The true story of Tesla’s short-term success lies in its ability to revolutionise production lines. Deliveries in 3Q21 easily beat expectations with a total of 241,391 vs 220,000 expected (+20% quarter-on-quarter, +73% year-on-year). They are well on their way to delivering close to 1 million cars this year. Over a multi-year horizon, Tesla expects to achieve 50% average annual growth in vehicle deliveries. It is clear Tesla does not have a demand problem with large, growing waiting lists. The main impediment to scale appears to be the rate at which it can source battery cells and produce vehicles.

Tesla’s ability to design and make the machines that make the machines, enables Tesla to be extremely efficient and continually innovate its processes such as reducing the rear body on the Model Y from 70 pieces to two pieces. In the soon to be operational Berlin Gigafactory, Tesla is able to produce one car body (Model Y) every 45 seconds.

Tesla’s manufacturing competitive advantage is what will separate the company from its competitors once other OEMs reach electric vehicle (EV) scale. Capacity will continue to ramp at Gigafactory, Shanghai, and new capacity will come online this year and early next in Berlin and Texas. Texas and Berlin are expected to start at 5,000 cars per week and build to 500,000 each per year in the initial phase. All three facilities have room to grow to 1 million cars a year in the medium term and significantly higher levels in the longer term.

Hyperion believes Tesla’s speed of innovation is unmatched in the industry. In fact, we believe Amazon was the most innovative company we have seen, only to now be surpassed by Tesla.

Traditional OEMs are crippled by years of outsourcing innovation, generally high debt levels, unionised work forces and lack of vertical integration. They are building their EVs based on old OEM infrastructure production lines and ICE vehicle blueprints. To fund their push into EVs they will run the risk of cannibalization of their current profit-making ICE vehicles for investment in EV products. Additionally, traditional OEMs are very slow moving and have many levels of bureaucracy to deal with. This is in stark contrast to Tesla’s ability to change direction and innovate very quickly. Unfortunately, many traditional auto companies will fail, and it will be investors that will ultimately wear the cost of this transition. A paradigm shift is occurring in the auto industry and a new traditional group of winners will emerge to replace the traditional incumbents.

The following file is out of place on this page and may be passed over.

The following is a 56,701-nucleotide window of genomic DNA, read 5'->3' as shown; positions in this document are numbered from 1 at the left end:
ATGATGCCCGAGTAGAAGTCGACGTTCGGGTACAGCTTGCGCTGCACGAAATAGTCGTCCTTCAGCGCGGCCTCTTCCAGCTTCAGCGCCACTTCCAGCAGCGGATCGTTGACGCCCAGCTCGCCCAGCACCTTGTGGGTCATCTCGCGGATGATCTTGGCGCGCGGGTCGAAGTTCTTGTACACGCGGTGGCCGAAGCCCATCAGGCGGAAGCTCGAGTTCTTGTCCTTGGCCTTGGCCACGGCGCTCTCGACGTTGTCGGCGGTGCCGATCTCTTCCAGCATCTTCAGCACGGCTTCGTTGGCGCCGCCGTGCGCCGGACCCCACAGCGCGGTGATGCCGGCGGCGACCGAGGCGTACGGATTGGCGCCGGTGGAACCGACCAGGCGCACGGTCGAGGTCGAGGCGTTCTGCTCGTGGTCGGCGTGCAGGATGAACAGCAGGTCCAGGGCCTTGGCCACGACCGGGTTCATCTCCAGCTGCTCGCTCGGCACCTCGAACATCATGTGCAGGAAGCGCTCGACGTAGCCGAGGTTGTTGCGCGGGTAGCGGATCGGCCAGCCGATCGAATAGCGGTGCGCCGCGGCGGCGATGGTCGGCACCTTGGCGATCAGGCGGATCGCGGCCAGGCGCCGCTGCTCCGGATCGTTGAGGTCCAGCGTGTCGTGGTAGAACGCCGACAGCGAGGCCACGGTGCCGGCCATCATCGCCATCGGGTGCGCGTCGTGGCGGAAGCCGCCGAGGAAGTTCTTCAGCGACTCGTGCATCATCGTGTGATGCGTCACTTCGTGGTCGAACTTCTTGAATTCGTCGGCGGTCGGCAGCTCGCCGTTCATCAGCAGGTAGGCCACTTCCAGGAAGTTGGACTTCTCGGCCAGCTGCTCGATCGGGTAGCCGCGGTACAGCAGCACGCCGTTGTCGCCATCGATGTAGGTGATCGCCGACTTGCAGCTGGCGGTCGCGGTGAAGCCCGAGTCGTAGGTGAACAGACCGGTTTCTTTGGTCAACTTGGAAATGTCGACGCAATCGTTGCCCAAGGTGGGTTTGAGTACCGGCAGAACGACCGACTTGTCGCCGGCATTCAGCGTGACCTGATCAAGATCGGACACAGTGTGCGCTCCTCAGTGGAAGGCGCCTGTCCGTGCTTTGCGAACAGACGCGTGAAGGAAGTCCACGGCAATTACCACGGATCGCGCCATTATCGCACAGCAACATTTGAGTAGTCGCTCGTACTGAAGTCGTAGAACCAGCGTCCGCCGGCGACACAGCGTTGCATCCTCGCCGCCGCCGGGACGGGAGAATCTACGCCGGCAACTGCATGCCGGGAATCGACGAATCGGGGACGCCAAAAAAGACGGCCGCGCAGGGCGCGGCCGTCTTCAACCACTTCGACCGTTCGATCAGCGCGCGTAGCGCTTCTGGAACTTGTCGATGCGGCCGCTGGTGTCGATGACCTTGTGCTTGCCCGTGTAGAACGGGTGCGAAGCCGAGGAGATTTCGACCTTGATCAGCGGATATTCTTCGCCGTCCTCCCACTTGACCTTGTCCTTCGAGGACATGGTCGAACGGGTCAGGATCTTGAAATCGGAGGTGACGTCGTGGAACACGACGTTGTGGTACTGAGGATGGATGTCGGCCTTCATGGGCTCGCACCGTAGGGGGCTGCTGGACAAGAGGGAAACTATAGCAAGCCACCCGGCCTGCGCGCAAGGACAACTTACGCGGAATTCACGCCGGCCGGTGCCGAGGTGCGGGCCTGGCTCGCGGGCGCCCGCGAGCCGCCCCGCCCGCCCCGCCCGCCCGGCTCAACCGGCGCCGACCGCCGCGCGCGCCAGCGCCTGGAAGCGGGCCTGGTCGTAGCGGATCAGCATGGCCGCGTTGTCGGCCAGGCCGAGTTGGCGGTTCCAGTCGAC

Demand and Market Share

Demand for Tesla products is second to none in the EV space. Waiting times for deliveries are approximately six months for the Model 3 in the northern hemisphere. Tesla has recently redesigned both their Model S & Model X vehicles and is bringing the Cybertruck to production in the back end of 2022. All these vehicles have strong order books.

Most of this year’s significant price increases for Tesla’s key products are to manage excess demand and are not due to increased supply chain costs. Tesla has continually raised prices as they don’t want the wait times to be more than 6 months, but demand is so strong that the recent price increases were inelastic.

All of this has been achievable with zero dollars spent on advertising. Clearly, Elon Musk generates huge publicity and media attention through his high profile and social media presence.

Tesla is at its heart a technology and engineering company. The chart below shows advertising and R&D spend per vehicle vs marketing spend across the auto industry.

Source: SEC 10-k filings 2020

Tesla invests heavily on research and development and has been rewarded with nearly 20% market share of global EV sales (year to date 2021). Volkswagen, currently the highest selling ICE vehicle manufacturer, has 12% market share of the overall auto market, while EV sales are estimated to have less than 5% penetration globally this year. We believe this penetration rate will increase exponentially over the next decade based on current consumer preferences, particularly the next generation of drivers. Today, 40% of U.S. consumers say they are likely to consider an electric vehicle the next time they are in the market for a new vehicle, according to Pew.